THE HYPERBOLOID OF ENGINEER GARIN
(Giperboloid Inzhenera Garina)
Rather most of the Soviet science-fiction films of the 1950s and 60s seem political/ideologically driven works that feature noble scientists and engineers of the regime as they boldly carry the Communist cause to the stars. See efforts such as The Heavens Call (1959), Storm Planet (1962), Andromeda Nebula (1967), Moscow-Cassiopeia (1973), and works from non-Russian countries such as First Spaceship on Venus (1959) and Ikarie XB-1/Voyage to the End of the Universe (1963). Most of these were brought up by Roger Corman and AIP and re-edited into titles like Battle Beyond the Sun (1963), Voyage to the Prehistoric Planet (1965), Queen of Blood (1966) and Voyage to the Planet of Prehistoric Women (1968). These are not fearful films like their American counterparts, rather they seem lit up by the grand ideals of colonising the universe that caught the Soviet imagination during the Space Age.
The Hyperboloid of Engineer Garin is based on The Hyperboloid of Engineer Garin/The Garin Death Ray (1927), a novel by Alexei Tolstoy, the writer whose original work also became the basis of the very first Soviet science-fiction film, the silent classic Aelita (1924). The film would appear to be a fairly accurate translation of the book from what I can gather, even retaining the 1920s setting of its original publication. The one thing that left me puzzled was the reference to the death ray as an hyperboloid. My immediate thought was to think of the literary term hyperbole, which means a form of exaggeration that is not meant to be taken literally, but apparently an hyperboloid is a curved three-dimensional surface.
The first half of The Hyperboloid of Engineer Garin takes place as a spy thriller. It is fascinating to see as a counterpoint to the numerous English-language spy films that were being made around this era such as the James Bond and Harry Palmer films or more serious works like The Spy Who Came in from the Cold (1965). These often featured the Soviets as villains but here we are seeing a spy film from the opposite side of the political fence. Like many of these others, The Hyperboloid of Engineer Garin takes place in a series of freewheeling international locations, which are often lavishly presented. I began to get into the film, impressed by the directorial style that Alexander Gintsburg was showing where many of the scenes are shot in an exaggeratedly heavy contrast of light and shadow that immediately recalls the world of The Third Man (1949). On the minus side, you get the feeling that the film is compacting down the complicated plotting that takes place in the book. What we end up with is a murkily incomprehensible plot that involves the murder of a double of Garin, international blackmail and sabotage, multiple murder plots and a number of factions running around all seeking to either kill Garin or get their hands on his discovery, at the same time as he tries to find a colleague who has gone into hiding in a remote part of the world.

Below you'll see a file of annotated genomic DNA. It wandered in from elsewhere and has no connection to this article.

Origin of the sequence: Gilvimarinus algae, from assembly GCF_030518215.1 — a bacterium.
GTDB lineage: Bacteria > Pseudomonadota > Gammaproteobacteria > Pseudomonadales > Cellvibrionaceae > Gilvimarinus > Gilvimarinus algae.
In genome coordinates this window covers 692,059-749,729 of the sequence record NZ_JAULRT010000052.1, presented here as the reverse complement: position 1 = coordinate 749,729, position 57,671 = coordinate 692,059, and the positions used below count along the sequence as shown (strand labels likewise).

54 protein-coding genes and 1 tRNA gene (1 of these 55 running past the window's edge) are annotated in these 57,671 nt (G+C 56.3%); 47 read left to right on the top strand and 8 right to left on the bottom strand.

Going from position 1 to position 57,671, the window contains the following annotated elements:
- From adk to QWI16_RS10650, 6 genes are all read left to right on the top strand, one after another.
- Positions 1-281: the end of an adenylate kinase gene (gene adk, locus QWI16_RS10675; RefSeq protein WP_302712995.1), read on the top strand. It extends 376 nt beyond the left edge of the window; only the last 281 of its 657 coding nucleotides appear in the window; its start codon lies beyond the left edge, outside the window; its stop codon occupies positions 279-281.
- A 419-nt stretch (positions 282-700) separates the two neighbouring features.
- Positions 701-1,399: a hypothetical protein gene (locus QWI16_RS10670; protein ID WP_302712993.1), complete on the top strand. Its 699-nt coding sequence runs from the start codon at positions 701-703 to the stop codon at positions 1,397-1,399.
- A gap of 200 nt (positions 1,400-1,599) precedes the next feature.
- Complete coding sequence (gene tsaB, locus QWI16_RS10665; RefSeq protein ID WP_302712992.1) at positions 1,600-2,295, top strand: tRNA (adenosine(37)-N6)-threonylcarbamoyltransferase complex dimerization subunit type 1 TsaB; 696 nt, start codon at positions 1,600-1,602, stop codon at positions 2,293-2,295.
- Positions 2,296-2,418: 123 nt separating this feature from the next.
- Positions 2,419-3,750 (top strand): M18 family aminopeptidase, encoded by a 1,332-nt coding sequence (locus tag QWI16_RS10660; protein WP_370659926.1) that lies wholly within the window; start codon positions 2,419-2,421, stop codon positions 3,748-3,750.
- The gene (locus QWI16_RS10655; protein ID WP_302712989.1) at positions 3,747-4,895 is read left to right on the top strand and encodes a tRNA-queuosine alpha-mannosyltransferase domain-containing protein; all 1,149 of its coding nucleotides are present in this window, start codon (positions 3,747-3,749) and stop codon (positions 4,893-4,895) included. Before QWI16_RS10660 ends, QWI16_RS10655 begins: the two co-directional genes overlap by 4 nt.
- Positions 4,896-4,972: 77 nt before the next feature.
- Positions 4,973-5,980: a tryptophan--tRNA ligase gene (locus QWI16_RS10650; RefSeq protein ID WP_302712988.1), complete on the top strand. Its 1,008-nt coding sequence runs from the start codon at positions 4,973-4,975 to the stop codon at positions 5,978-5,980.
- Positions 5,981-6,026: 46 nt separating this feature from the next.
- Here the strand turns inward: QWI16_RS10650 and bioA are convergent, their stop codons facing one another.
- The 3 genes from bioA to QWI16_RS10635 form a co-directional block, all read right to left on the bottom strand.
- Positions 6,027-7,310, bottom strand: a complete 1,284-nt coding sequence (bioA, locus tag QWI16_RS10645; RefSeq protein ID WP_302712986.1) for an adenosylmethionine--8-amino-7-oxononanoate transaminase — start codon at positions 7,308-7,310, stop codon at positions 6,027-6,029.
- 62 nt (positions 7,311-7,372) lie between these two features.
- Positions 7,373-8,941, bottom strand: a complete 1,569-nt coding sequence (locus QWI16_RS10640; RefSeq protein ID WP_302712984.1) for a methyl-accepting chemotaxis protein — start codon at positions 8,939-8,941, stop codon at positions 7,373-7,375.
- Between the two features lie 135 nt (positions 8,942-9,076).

It is when it unveils its hyperboloid about halfway through that The Hyperboloid of Engineer Garin starts to come to life as a science-fiction film. There is the fascinating scene where Yevgeny Yevstigneyevs Garin is holed up in a villa as several people come after him and so switches the hyperboloid on and eliminates all his opponents by sweeping the heat ray across the door. Thereafter the film abandons the spy thriller aspect and becomes a film about an amazing discovery. Here it starts to resemble one of the German classics of the early sound era the likes of F.P.1 Does Not Answer (1932), The Tunnel (1933) and Gold (1934), which were films made about scientific discoveries that marvelled in the sheer power of engineering projects. There is a great fascination to the scenes of the machine drilling through the Earth to reach the olivine layer, the vast project built on the island and especially the scenes where Yevgeny Yevstigneyev turns the death ray around and uses it to eliminate a line of battleships that are approaching the island.
The Alexei Tolstoy book later underwent a colour remake as the Russian tv mini-series The Failure of Engineer Garin (1973).